$13.95
    BUY NOW
  • 450 Black Mounts, Split-back, containing one pack each of MM501 through MM509 450 Archival-Quality Mystic Mounts

    Mystic mounts are the best way to keep your stamps safe and looking great for years to come.  Stamps are held securely in place against a black background – making the colors "pop" and adding definition to perforations.  With this mount package you'll get 50 split-back mounts of each size collectors most commonly use.

    $29.50
    BUY NOW
  • US Stamp Starter Kit Give Your Grandchildren the Gift of Stamp Collecting

    This is a great album to start with because it pictures U.S. stamps that are easy to find and buy.  As a bonus, we’ll include 100 used U.S. stamps, 1,000 hinges for attaching stamps in their album, and Mystic’s Guide to Stamp Collecting – all for FREE.  It’s a terrific value.

    $14.95
    BUY NOW

U.S. # 4783
2013 46¢ Summer
A Flag for All Seasons

During the summer of 1969, the U.S. flag was planted on the moon. The Apollo 11 lunar landing was the first in history, and it was said to signal U.S. superiority over Russia. In reality, only a tragic quirk of fate kept the landing from being a joint mission that may have hastened the end of the Cold War between the U.S. and Russia.
 
The Soviets had successfully launched a satellite into orbit in 1957, sending fear across America. Shortly after his 1961 inauguration, John F. Kennedy announced his goal of winning the “space race” by landing a man on the moon by the end of the decade.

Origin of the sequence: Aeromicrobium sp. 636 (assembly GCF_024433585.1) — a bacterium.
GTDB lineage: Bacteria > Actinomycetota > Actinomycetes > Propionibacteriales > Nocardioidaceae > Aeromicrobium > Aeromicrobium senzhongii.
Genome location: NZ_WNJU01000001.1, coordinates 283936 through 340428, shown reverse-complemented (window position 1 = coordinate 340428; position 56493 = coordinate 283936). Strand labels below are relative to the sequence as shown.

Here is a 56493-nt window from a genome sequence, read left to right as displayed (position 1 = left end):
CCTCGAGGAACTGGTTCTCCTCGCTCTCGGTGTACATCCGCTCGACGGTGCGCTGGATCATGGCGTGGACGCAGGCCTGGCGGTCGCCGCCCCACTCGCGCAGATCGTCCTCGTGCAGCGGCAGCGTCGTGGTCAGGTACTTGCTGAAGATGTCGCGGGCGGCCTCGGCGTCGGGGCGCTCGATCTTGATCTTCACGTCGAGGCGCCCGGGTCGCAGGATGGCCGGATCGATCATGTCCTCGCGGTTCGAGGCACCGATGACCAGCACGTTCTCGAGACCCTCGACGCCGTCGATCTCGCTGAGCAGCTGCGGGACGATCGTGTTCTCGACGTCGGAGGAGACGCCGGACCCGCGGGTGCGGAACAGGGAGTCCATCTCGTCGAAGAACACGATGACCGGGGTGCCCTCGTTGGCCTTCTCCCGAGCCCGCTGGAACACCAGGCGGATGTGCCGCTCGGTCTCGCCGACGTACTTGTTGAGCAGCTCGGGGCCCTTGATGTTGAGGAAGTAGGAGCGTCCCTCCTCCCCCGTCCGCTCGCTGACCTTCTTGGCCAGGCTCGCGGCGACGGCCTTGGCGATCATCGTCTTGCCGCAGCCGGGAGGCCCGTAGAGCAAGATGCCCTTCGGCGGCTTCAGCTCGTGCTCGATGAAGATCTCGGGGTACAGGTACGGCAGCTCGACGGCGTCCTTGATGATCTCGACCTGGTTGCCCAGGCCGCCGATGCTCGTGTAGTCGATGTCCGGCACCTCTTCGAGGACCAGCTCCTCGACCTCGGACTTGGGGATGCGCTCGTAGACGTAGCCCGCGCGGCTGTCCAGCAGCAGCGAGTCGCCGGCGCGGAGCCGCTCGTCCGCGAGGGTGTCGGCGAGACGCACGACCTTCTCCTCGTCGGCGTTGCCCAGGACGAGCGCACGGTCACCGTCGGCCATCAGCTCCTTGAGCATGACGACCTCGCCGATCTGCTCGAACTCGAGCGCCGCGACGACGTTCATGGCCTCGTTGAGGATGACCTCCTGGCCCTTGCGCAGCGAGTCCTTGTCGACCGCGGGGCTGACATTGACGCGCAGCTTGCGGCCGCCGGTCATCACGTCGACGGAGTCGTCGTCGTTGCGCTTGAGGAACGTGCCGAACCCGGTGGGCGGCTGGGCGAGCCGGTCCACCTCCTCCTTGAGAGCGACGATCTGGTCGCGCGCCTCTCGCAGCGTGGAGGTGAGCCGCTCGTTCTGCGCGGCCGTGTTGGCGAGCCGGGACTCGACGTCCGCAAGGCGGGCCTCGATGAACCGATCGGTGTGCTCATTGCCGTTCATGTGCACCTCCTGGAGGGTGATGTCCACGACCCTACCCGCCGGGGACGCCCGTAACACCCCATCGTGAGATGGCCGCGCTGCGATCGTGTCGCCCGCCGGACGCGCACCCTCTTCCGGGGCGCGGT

While scientists worked on making the dream a reality, Kennedy was occupied by a series of events that nearly brought the U.S. to war with Russia. By September 1963, tensions eased and Kennedy issued a surprising proposal during an address to the United Nations – a U.S.-Soviet mission to the moon. Soviet Premier Nikita S. Khrushchev refused the offer.
 
According to his son, Khrushchev changed his mind in the weeks that followed. But the November 22, 1963 assassination of the American President ended the negotiations.  On July 20, 1969, Neil Armstrong planted the first of six United States flags on the moon’s surface. The U.S. is the only nation to claim that honor.

Laura Stutzman of Maryland created the patriotic gouache illustrations from her own photographs for the Flag for All Seasons stamps.  Each of the four stamps in the issue pictures the U.S. flag, as seen from below, with the trees and sky representing the season. 

Value: 46¢ 1-ounce first-class letter rate
Issued:  May 17, 2013
First Day City:  Rochester, NY
Type of Stamp: Definitive
Printed by: Banknote Corporation of America for Sennett Security Products
Method: Offset printing with Microprint “USPS” in booklets of 20
Perforation: Serpentine Die Cut 11 ¼ X 10 ¾
Self-Adhesive
Quantity Printed:
250,000,000 stamps

Though America’s flag had previously been used many times as a secondary design element, it wasn’t the subject of a stamp until 1957 (U.S. #1094).  Since the 1980s, it has become a regular practice to issue stamps picture the U.S. flag in a variety of scenes, including different locations and times of day.